The U.S. Ambassador to Rwanda Launches the 5th Annual “Everybody Reads Rwanda” Initiative
On September 15, 2016, U.S. Ambassador to Rwanda Erica Barks-Ruggles launched the Embassy’s 5th Annual Everybody Reads Rwanda Campaign. On hand for the campaign launch was Ministry of Education Director of Cross-Cutting Programs Sylvie Uwimbabazi, U.S. Embassy officials, educators, civil society partners, and secondary school students. Also on hand to participate during the launch was Mashirika, a creative and performing arts group who delivered an emotional reenactment of scenes from this year’s book, Number the Stars by Lois Lowry.
Set in Nazi-occupied Denmark in 1943, this 1990 Newbery winner tells the story of a 10-year-old girl who, with the help of her family, undertakes a dangerous mission to save her best friend from being discovered by the Nazis. The Embassy selected this book because of its timeless and inspirational themes: friendship, courage, fear, that characterized a Danish family, during the Nazis occupation in 1943, which compared to some families in Rwanda in 1994, when the country was plunged into war and genocide.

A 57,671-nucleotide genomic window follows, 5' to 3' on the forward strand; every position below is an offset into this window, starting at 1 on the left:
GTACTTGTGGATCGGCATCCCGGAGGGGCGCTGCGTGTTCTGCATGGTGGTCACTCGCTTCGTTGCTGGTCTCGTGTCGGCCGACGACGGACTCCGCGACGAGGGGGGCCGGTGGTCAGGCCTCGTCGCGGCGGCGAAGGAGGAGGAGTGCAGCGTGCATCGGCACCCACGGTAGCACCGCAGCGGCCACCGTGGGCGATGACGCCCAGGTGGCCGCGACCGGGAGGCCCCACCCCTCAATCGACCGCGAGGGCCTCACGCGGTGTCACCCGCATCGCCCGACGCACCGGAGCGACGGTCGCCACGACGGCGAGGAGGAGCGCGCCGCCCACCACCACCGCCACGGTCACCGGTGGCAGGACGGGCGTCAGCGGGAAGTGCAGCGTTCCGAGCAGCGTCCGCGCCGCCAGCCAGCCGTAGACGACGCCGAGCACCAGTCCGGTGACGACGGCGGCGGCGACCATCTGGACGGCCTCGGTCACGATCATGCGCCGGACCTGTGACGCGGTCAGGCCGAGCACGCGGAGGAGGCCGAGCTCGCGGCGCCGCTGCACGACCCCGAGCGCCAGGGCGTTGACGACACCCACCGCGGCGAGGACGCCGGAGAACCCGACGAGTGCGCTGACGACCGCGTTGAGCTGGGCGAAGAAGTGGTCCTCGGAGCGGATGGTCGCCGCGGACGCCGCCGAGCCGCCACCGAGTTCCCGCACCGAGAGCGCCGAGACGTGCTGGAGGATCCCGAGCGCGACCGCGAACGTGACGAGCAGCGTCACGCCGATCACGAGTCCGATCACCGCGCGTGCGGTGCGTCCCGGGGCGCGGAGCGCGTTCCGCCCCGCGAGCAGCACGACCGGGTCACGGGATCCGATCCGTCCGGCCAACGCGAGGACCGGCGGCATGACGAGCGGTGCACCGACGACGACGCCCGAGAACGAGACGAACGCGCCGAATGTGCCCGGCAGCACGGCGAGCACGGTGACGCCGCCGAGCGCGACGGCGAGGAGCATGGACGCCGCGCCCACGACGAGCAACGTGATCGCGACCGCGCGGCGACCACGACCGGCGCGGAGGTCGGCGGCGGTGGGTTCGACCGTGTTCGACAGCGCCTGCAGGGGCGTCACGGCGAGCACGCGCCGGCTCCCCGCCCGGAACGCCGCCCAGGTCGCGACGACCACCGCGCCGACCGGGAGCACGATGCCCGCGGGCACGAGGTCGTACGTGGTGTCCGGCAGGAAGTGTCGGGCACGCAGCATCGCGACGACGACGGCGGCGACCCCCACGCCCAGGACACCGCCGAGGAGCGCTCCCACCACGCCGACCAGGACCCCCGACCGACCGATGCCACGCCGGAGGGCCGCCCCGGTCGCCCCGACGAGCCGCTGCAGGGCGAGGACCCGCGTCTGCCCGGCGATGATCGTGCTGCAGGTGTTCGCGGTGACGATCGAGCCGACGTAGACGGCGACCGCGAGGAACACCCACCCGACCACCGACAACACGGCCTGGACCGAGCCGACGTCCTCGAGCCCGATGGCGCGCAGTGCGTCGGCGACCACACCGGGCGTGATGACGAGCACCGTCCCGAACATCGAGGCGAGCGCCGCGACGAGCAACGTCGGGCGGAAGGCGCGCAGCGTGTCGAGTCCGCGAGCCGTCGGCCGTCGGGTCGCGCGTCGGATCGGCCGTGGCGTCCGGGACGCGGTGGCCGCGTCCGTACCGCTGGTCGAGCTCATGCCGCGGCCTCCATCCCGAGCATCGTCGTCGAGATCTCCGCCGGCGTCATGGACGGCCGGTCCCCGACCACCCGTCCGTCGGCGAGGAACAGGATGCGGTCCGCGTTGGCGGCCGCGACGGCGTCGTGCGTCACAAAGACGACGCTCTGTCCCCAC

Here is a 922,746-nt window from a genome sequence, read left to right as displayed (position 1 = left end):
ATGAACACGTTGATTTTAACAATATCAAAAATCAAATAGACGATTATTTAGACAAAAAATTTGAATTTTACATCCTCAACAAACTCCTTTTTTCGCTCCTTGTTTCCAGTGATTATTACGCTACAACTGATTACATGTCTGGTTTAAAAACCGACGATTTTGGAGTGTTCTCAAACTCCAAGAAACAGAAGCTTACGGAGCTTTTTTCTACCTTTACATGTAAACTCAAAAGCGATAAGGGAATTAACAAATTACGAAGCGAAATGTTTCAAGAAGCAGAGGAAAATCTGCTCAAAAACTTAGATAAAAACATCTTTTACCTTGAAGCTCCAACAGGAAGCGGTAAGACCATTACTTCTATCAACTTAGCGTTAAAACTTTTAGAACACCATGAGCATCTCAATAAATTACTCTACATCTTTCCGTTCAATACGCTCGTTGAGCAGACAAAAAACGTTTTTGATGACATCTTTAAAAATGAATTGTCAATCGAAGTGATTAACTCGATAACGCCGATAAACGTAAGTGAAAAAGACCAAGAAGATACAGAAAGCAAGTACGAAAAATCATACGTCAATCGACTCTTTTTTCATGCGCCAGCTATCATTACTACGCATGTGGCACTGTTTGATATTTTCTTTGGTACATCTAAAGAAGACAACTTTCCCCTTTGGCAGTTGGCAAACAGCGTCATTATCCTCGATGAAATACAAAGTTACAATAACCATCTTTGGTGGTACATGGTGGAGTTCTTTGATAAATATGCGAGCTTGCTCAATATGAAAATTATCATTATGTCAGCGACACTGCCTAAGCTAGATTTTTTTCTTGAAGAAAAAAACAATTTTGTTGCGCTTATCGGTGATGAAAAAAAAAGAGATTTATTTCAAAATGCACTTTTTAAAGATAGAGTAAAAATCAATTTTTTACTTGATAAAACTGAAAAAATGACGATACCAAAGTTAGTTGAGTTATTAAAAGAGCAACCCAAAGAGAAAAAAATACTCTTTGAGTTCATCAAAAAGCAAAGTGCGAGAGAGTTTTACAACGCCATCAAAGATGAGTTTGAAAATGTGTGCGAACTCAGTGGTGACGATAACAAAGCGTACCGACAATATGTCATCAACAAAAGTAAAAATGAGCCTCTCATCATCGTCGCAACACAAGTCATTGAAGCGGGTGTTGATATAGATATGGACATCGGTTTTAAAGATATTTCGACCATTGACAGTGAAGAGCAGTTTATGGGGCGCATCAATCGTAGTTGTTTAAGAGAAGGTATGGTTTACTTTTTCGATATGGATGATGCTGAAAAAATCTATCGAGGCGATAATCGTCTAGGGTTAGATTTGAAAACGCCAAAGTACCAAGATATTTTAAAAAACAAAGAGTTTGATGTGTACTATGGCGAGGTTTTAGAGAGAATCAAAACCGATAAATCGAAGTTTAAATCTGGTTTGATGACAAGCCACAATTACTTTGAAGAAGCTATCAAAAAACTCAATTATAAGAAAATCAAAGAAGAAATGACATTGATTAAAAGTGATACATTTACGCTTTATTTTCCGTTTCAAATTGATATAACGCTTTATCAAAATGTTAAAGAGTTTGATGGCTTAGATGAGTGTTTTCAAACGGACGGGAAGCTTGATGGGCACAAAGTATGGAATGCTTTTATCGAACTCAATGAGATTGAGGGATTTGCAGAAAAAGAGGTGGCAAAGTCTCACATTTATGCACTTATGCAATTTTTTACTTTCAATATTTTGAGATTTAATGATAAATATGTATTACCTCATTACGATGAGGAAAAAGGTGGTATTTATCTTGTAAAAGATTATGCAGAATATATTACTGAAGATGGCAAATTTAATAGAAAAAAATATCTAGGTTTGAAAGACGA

The U.S. Embassy distributed 500 copies of the book to schools, English teachers, libraries, and other groups as part of the Everybody Reads Rwanda campaign. The goal of the program is to support ongoing efforts to create a culture of reading in Rwanda by encouraging as many people as possible to read and discuss the same book. During the next month, representatives from the U.S. Embassy will be leading book discussions in high schools, American Corners, and institutions across the country.
Everybody Reads Rwanda is an annual event that the U.S. Embassy started in 2012. Since then, the campaign has brought in five books, including “A Lesson Before Dying” by Ernest J. Gaines (2012); “The Five People You Meet in Heaven” by Mitch Albom (2013) ; “Charlotte’s Web” , a children’s novel by American author E. B. White (2014); “ A Wrinkle in Time” a science fantasy novel by American writer Madeleine L’Engle (2015).